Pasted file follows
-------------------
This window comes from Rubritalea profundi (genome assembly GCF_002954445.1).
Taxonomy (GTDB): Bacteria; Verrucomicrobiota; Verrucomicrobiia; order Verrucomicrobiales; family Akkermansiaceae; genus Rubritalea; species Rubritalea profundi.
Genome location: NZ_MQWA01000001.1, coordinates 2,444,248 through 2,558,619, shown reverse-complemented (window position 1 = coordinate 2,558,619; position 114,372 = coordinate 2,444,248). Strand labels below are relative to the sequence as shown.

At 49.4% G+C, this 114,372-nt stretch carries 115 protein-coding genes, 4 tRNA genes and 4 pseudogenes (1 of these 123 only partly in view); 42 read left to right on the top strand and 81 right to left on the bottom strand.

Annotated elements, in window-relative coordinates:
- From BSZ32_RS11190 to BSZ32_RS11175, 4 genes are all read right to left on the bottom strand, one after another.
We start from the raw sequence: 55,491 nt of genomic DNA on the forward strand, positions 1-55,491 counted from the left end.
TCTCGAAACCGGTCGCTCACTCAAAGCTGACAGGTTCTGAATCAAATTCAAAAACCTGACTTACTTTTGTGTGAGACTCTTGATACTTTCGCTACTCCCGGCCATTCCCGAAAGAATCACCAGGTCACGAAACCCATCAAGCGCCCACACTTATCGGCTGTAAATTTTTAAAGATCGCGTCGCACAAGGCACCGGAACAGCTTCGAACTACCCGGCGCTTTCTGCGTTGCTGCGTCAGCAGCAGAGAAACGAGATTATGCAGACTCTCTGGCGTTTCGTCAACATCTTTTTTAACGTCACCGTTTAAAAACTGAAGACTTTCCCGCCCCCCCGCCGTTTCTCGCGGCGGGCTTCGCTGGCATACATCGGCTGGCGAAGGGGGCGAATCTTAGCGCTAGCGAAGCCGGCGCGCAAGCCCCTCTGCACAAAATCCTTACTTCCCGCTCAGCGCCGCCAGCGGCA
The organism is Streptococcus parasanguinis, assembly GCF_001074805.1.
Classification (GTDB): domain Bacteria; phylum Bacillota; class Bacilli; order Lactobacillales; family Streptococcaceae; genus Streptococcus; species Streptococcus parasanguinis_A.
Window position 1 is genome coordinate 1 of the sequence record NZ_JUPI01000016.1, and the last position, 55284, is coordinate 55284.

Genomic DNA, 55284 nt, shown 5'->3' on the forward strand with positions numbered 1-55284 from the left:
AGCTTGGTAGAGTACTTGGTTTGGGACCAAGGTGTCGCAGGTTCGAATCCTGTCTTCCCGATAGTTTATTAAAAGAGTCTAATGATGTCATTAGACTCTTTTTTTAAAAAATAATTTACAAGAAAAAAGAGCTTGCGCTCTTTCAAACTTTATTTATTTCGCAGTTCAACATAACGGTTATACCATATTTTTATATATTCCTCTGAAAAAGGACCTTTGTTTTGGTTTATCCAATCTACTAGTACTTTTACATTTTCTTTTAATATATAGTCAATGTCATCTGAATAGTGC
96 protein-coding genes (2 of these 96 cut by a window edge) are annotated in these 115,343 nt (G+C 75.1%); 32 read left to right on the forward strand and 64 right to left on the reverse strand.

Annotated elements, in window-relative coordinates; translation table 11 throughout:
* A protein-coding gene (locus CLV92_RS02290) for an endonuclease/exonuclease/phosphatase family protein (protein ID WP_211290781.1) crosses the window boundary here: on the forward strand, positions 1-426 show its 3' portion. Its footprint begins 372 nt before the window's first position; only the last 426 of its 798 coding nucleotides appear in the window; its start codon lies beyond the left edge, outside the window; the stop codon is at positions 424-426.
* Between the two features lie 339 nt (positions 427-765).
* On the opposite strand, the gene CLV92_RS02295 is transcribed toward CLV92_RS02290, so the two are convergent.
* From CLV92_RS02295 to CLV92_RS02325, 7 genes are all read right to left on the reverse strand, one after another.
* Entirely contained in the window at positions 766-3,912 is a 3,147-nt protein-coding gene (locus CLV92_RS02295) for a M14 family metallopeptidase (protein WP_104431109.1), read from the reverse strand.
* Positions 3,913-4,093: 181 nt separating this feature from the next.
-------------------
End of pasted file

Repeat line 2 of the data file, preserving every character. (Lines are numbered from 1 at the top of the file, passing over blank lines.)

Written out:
Taxonomy (GTDB): Bacteria; Verrucomicrobiota; Verrucomicrobiia; order Verrucomicrobiales; family Akkermansiaceae; genus Rubritalea; species Rubritalea profundi.